History and facts 20 Feb 2018
Did you know that Sir Isaac Newton – yes, the same one whose laws of motion and gravity we studied in our high school and college – visited India? And no, he did not come to steal India’s calculus or the law of gravity discovered by the ancient and sage Indian Aryabhata, as many websites have claimed. He came as Master of the Royal Mint, in the early years in the 18th century.
In 1699, Newton was appointed Master of the Royal Mint, responsible for Britain’s coinage and the exchange rate between them, particularly gold and silver. He resigned his academic position at Cambridge University to take the appointment, and stayed in that position till his death in 1727.
In 1702, England was fighting the War of Spanish Succession, allied with France against the Netherlands and Spain. It was a long and costly 13-year war that depleted England’s gold reserves and currency before it ended in 1714. In India, gold was so abundant, its price in the early 18th century fell from 1:10 (the ratio of silver to gold) to 1:9. The ratio in England at that time was 1:15. So, Newton visited India to see if he could buy ‘cheap’ gold to shore up England’s public finances.
It was not the only time that England took gold out of India. In the years between the two World Wars, the internal price for gold was only Rs. 21 per 10 grams in India, while the international price was Rs. 34 per 10 grams, making it profitable to export gold.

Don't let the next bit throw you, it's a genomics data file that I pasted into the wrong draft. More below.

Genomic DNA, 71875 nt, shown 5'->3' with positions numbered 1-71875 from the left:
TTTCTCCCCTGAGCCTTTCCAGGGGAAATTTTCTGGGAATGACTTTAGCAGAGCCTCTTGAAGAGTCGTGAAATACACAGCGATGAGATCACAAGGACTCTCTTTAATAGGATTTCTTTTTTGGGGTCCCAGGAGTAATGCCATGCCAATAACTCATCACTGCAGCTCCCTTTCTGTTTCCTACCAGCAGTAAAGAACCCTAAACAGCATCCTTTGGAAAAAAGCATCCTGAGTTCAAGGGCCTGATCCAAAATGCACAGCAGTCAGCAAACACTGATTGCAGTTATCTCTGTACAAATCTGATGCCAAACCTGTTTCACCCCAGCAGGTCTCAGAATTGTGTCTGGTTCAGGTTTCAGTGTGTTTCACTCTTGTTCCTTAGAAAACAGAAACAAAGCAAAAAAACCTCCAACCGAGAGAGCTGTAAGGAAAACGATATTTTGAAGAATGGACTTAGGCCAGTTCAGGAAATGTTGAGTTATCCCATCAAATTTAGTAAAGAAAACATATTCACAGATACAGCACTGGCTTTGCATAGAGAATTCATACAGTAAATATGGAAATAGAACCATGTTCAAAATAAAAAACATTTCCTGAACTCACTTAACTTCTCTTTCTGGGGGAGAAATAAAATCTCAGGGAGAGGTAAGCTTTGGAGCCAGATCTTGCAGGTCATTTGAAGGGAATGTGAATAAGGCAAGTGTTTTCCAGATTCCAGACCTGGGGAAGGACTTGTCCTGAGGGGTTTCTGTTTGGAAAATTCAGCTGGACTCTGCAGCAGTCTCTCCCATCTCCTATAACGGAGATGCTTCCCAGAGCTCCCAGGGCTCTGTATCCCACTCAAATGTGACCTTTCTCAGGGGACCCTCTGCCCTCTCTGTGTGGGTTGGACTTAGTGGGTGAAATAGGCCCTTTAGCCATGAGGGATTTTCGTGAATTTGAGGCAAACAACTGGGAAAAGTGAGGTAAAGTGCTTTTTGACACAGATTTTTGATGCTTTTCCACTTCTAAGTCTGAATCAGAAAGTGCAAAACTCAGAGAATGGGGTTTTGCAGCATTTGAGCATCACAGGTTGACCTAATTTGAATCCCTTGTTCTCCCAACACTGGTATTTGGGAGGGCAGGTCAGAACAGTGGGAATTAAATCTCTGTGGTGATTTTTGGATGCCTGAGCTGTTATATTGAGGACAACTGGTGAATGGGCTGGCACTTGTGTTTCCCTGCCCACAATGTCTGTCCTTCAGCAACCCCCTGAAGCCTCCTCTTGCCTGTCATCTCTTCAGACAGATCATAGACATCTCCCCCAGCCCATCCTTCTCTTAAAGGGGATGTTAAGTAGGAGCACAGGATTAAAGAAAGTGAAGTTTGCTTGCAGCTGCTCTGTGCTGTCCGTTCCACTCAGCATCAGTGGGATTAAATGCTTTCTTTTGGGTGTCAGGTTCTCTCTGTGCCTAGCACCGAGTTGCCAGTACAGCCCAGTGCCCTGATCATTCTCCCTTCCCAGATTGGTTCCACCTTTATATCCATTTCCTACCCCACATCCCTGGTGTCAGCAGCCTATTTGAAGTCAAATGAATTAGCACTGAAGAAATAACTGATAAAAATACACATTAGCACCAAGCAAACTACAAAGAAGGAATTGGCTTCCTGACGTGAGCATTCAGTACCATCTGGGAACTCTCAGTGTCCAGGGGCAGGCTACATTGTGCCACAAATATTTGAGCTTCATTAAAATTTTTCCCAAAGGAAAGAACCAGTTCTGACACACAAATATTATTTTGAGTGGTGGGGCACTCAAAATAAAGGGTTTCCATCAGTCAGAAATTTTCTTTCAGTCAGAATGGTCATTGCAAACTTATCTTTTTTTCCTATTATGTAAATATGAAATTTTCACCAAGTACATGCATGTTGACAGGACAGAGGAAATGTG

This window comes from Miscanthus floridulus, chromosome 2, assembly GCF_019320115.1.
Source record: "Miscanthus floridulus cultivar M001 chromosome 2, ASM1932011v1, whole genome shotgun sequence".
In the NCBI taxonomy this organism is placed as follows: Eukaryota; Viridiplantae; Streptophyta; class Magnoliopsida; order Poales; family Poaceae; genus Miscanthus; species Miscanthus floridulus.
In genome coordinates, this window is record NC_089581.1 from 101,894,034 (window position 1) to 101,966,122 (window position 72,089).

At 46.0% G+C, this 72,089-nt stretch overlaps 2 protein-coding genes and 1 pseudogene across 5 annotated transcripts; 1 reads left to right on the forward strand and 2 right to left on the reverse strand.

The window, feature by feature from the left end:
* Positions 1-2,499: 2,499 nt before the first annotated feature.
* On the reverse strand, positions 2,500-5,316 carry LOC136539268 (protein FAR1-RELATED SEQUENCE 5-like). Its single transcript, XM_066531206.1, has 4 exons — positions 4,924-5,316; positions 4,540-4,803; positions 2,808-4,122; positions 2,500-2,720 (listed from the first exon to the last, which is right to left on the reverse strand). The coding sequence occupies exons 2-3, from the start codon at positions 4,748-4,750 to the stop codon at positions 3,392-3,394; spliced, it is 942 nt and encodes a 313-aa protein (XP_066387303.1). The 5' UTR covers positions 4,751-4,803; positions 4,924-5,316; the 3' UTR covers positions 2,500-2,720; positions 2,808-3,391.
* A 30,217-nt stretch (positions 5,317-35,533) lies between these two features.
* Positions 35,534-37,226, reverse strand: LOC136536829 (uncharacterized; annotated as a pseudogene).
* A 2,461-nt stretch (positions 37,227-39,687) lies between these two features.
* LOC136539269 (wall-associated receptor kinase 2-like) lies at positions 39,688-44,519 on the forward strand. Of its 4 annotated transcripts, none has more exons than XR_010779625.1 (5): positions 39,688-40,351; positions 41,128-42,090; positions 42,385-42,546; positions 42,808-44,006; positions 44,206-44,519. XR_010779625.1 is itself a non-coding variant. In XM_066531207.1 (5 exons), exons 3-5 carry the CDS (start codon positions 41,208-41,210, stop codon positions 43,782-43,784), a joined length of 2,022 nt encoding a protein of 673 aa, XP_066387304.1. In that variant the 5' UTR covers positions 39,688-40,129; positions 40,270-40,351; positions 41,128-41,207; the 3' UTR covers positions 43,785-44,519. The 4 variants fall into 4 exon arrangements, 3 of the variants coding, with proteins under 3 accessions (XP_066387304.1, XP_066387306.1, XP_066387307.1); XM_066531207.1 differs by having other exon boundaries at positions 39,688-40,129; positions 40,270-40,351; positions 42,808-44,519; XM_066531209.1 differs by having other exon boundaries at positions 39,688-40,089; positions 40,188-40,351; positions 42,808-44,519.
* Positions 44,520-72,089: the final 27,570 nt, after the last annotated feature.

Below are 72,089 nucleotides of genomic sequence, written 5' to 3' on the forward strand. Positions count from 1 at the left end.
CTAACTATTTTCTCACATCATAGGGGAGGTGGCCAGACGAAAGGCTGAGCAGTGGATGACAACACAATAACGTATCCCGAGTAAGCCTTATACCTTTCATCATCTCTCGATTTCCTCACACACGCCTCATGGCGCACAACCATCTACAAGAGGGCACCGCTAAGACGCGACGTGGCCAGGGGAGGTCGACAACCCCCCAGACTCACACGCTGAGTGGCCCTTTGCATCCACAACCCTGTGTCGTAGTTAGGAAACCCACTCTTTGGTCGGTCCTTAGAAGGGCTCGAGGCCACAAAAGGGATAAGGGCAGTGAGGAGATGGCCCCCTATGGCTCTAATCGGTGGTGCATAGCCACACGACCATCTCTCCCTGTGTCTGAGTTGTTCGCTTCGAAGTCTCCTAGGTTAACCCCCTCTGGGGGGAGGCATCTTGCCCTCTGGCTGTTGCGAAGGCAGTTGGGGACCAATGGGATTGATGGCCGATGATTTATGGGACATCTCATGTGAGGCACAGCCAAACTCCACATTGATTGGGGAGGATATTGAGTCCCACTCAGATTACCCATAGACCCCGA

In 1931, Britain had gone off the gold standard, and the currency pound sterling depreciated, as did the Indian rupee that was pegged to the sterling. The price of gold was higher in London, so India became an exporter of gold. Indian gold exports between 1931 and 1938 were more than 250 million pounds.
Why did that happen? Indian households were liquidating gold savings to finance consumption, and repay debt. And by doing so, they were facilitating the transfer of liquid resources to England that helped that country manage its trade balances and imports. It certainly alleviated the impact of the Great Depression of 1929. India’s gold helped England in more ways than one, and more than once.
It is a jewellery-making technique involving gold or silver made into tiny beads or twisted threads and arranged in artistic motifs. The wires are often fashioned into lace-like decorations adding charm to the jewellery.
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